Genealogy Records definition

Genealogy and family research can be an exciting way to learn about your family history and the events in your ancestors’ life. They can help you build your family tree, learn more about your roots and identity and in some cases, can even provide useful information to take better care of your health.

Genealogy and family records are crucial documents for all genealogy researchers who need to find out who you are realated to. Learning what they are and how to consult them is very important for successful research.

What Are Genealogy Records?

Genealogical records are documents of different nature that can provide information on individuals and families.

Information found in genealogy records may include the following:

  • Basic and vital information such as full names, genders, births, deaths, marriages relationships
  • Life events such as military service, property purchases and sales, taxes, changes of residence and immigration information
  • Personal characteristics such as physical appearance, religious and spiritual beliefs and philosophy of life, and social and economic status

As you can see, there is a lot you can learn about your ancestry from genealogical records.

Genealogy records can be divided into 2 categories: compiled and original records.

Compiled records

Compiled records are sets of information about a certain individual, group, or family. The information is gathered from original records and other compiled records. A published family history, for example, is considered a compiled genealogical record.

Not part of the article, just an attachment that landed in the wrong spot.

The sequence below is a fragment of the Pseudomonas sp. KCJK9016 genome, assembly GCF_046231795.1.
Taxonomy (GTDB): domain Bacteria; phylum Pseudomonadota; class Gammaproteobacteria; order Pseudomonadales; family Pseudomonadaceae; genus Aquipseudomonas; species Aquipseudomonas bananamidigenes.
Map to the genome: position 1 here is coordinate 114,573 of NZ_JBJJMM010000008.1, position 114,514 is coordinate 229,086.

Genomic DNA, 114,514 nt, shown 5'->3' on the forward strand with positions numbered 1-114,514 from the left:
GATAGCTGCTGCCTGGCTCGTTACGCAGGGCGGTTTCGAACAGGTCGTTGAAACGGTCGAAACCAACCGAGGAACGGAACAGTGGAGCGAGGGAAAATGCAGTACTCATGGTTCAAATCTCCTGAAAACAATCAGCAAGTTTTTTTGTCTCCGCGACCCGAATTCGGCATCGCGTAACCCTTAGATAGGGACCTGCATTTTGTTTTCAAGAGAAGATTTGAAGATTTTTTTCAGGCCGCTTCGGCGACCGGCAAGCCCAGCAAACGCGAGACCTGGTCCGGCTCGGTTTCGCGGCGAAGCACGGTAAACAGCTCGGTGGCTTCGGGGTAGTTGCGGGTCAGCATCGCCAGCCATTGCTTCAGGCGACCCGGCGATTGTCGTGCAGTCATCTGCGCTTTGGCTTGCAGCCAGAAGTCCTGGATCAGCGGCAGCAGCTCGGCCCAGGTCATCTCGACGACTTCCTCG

Please note that compiled records are considered secondary information and inaccuracies may occur.

Compiled records are an extremely useful starting point for a genealogical research since they tell us what other researchers have already learned about the individual, group, or family we are looking into.

They can inform us of family links that are not otherwise easily discernible in vital records. Thanks to compiled records, we also learn who other researchers are and can coordinate our efforts and share knowledge.

Original records

Original records contain specific information regarding a person’s life. They are usually compiled near the time the life event took place and are often in the form of certificates and other official documents. For this reason, they can be used to verify the accuracy of compiled records.

Here is a non-exhaustive list of examples of original records:

  • Birth certificates (certified and non-genealogical copies)
  • Marriage and divorce certificates
  • Records of christenings
  • Death and burial certificates
  • Proof of residency
  • Property records
  • Employment records
  • Military records
  • Proof of citizenship/naturalization and travel documents showing departures and arrivals in a country
  • Court records and court orders
  • School, university, church, prison, and other institution records
  • Personal records

Where Can I Find Genealogy Records?

There are countless digital and physical places where you can conduct genealogy research.

For official vital records, you can search at:

  • State archives
  • Local libraries
  • County registrars
  • Vital records offices

For compiled records as well as non-genealogical vital records, you can search libraries and online databases. Specific institutions such as schools and universities may be able to assist you too.

Please note that access to recent vital records such as birth certificates may be restricted to the public.